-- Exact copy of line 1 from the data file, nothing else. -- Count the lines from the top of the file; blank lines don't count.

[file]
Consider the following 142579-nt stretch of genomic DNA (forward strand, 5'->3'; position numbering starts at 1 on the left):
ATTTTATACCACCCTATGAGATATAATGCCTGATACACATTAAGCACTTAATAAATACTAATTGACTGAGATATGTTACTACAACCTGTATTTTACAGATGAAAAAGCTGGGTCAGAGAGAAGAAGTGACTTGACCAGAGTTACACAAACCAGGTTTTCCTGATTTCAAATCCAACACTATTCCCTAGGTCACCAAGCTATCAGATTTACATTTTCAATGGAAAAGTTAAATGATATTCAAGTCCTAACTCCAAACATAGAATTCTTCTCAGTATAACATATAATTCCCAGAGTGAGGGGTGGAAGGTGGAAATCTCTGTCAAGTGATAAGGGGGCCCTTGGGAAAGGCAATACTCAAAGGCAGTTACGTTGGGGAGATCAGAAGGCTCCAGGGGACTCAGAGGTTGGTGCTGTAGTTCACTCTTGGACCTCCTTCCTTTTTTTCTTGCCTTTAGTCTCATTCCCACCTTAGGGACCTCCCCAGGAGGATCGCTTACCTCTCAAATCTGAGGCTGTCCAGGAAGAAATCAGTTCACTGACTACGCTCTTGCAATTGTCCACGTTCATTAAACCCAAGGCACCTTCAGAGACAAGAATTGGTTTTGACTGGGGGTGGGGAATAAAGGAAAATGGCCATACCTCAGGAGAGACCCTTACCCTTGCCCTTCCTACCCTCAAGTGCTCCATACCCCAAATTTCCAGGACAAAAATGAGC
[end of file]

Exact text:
Consider the following 142579-nt stretch of genomic DNA (forward strand, 5'->3'; position numbering starts at 1 on the left):